Developer and Power User Tools for Windows

This is a collection of the important tools for development and productivity I currently use (C#, ASP.NET, WPF, JavaScript).

.NET

Web development

  • Chrome DevTools – Debug and analyse your frontend stuff. Some Tips and Tricks.
  • Charles Web debugging proxy – See all HTTP/HTTPS traffic of your app. Especially useful if you debug something that does not run in a browser (.NET app, …).
  • WinSCP – Free SFTP, SCP and FTP client for Windows.
  • Putty – Free SSH client
  • BrowserSelector – Windows tool to open different browsers based on the URL. Great if you are using different browsers for different things. I love it!

REST (Web API)

  • httpstat.us – Generate different HTTP status code. Simulate delays
  • Mockoon – Multi-Platform API Mock software. Great UI, simple to use and tons of features (dynamic responses, CORS, delays, …)

Editors, file comparison

  • VS Code – powerful, open-source multi-platform editor. Don’t use it too much, since I do most of my work in Visual Studio. But I like to use it for editing certain file types (XML).
  • Notepad++ – My workhorse for analysing log-files, search and anything not done in VS Code or Visual Studio.
  • HxD Hex Editor – Nice hex editor. Can calculate checksums like CRC-16.
  • Beyond compare – Compare files, folders, merge, synchronize. An evergreen in my tool belt for comparing stuff.

Automation

AutoHotKey – Very complex and powerfull tool to automate your windows applications

Database

System tools

  • WinDirStat – Visualize the occupied space on your disk. I use that for deleting crap when the disk is getting full.
  • MiniTool Partition Wizard – Manage partitions, move OS from harddrive to SSD and much more. Many features already available in the free version.
  • CPU-Z – Lightweight and fast tool to check you hardware-configuration and run some basic CPU benchmarks.

Graphics

  • Paint.NET – Free and powerful image editor. When Photoshop is too much (and too expensive).

Media

  • ActivePresenter – Records your screen and microphone. Used it for recording tutorials (screencast for YouTube). It also makes a great tool for helping you test your GUI, as you can record what you are doing and what is happening. When something breaks, you can replay and go back in time. Version 7 did not work for me, better try Version 6 of their program while it’s still available.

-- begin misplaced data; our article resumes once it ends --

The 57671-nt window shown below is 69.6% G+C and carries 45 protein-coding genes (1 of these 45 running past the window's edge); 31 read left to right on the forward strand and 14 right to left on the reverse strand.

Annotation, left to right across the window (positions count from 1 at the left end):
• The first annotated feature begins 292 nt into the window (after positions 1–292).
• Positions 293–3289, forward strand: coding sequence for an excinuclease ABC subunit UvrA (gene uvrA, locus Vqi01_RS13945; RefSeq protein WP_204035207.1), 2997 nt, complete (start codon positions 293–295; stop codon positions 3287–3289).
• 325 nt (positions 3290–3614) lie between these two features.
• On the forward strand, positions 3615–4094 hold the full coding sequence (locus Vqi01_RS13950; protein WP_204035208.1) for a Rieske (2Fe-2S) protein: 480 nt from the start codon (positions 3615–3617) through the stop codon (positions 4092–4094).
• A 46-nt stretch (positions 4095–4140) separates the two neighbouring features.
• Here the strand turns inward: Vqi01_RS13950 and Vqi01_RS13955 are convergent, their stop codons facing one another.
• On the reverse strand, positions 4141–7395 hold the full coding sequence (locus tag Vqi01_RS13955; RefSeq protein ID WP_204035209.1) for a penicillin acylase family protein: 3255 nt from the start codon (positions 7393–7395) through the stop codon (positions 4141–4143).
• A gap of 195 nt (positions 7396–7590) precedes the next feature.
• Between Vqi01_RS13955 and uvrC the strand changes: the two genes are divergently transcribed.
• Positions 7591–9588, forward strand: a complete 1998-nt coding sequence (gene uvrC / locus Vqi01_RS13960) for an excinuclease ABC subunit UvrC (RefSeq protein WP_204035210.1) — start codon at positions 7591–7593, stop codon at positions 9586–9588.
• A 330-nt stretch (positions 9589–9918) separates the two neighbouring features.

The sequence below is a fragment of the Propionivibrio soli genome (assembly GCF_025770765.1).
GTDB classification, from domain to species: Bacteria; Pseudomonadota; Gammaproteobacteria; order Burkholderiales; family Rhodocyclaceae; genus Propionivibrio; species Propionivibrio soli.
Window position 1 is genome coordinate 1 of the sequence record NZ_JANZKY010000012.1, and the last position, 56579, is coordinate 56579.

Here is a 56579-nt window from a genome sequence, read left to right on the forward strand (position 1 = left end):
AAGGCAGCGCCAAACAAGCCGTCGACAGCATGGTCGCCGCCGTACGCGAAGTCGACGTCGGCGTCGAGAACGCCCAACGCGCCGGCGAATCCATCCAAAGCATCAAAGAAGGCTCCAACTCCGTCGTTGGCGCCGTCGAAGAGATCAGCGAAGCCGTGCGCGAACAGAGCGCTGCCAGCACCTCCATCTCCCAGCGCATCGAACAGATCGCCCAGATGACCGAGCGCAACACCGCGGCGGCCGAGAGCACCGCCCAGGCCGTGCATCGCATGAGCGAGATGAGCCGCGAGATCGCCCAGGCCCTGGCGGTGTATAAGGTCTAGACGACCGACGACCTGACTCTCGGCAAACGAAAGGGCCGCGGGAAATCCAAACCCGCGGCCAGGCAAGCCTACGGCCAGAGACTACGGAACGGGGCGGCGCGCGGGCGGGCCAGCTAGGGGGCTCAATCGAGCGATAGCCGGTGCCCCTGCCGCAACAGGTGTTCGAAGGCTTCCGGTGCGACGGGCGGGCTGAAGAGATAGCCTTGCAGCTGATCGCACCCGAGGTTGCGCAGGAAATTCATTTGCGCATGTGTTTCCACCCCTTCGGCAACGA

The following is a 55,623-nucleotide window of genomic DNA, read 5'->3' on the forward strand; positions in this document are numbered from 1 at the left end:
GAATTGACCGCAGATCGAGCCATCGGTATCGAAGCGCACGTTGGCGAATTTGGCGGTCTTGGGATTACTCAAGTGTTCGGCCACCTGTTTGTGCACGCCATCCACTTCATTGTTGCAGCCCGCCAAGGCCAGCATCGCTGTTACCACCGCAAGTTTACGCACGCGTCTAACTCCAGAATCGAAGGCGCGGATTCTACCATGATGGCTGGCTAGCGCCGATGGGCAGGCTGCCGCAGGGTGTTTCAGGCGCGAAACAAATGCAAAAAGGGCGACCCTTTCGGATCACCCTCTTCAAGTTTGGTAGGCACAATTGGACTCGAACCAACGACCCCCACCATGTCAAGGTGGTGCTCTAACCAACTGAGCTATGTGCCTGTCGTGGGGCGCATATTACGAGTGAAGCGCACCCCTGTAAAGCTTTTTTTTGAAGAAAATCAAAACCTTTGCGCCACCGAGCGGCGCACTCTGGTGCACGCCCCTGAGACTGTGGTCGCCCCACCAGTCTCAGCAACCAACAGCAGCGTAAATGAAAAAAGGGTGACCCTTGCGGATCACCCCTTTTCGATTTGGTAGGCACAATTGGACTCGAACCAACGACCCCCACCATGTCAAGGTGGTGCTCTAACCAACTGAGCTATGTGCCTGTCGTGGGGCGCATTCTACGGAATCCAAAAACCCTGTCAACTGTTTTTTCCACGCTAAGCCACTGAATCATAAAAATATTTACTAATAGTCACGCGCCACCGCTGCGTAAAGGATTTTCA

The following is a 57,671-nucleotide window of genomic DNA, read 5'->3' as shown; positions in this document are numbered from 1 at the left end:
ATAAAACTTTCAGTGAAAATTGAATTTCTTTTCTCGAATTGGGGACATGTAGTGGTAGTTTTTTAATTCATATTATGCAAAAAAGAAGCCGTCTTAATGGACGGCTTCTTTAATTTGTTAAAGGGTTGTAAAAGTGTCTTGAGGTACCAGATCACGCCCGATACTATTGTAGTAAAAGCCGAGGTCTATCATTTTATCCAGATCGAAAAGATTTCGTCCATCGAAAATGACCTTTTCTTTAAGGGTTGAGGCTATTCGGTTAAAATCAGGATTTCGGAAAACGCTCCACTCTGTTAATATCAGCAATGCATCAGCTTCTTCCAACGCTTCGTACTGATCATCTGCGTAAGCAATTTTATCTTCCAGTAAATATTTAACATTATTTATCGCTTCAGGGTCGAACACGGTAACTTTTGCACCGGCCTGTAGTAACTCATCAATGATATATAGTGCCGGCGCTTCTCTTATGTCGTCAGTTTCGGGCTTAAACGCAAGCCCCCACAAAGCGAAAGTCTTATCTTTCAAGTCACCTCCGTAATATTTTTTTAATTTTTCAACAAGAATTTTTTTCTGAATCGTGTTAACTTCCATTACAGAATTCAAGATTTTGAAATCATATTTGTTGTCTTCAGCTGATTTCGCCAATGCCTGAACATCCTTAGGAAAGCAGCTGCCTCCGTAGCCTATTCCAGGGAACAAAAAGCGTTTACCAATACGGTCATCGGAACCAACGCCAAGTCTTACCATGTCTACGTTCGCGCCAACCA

Health and productivity

  • OneNote – All my notes, bookmarks, screenshots and complete knowledge bases go into OneNote. Make screenshots, format your entries with simple keyboard-shortcuts without touching the mouse, collaborate on content with notebooks stored on MS SharePoint or OneDrive.
  • EyeLeo – Prevents eye strain. Gentle reminders now and then to get your eyes off the screen.
  • Tomighty Pomodoro timer – Get more done with more breaks. The Pomodoro technique works out great for development. Moving my body every half-hour amps up my creativity and helps me getting unstuck. I prefer to move my body, jog for a couple of minutes. Many times it’s off the screen when the aha-moments hit me.

 

For a much more extensive list of tools check out the resource from Scott Hanselman. Last time I checked it has been updated in 2014, but still of great value for discovering stuff:

Scott Hanselman’s Ultimate Developer and Power Users Tool List for Windows

Another list by Steve Smith (aka Ardalis), who I admire for his software design and coding skills:

Ardalis – Tools Used

 

Notes about Live Unit Testing in Visual Studio

MS introduced Live Unit Testing in the Enterprise edition of Visual Studio 2017.

I quite like it. A few notes about some issues I had:

  • Don’t mix testing frameworks (MsTest, NUnit, xUnit). Live testing will use one or another test adapter, but only one at the same time. Depending on which one is active you will have tests excluded from live-testing.
  • Update your references. If you cannot debug your unit-tests anymore with Live Unit Testing enabled, have a look at this support case. You might need to delete your existing project reference to “Microsoft.VisualStudio.QualityTools.UnitTestFramework.dll” and install the NuGet packages MSTest.TestAdapter and MSTest.TestFramework instead.
  • Choose your tests wisely. You might want to exclude your long-running integration tests and other tests from being executed by Live Unit Testing: Right-Click on your test project, go into that “Live Unit Testing” entry and include and exclude what you need to be covered by Live Testing.
  • Included test files not updated automatically. If you have included test-data files in your project that are copied to your Output Directory by the build process: These are not updated automatically. I had to Stop and Start Live Testing in order to access added or updated files.

Hope you find that helpful.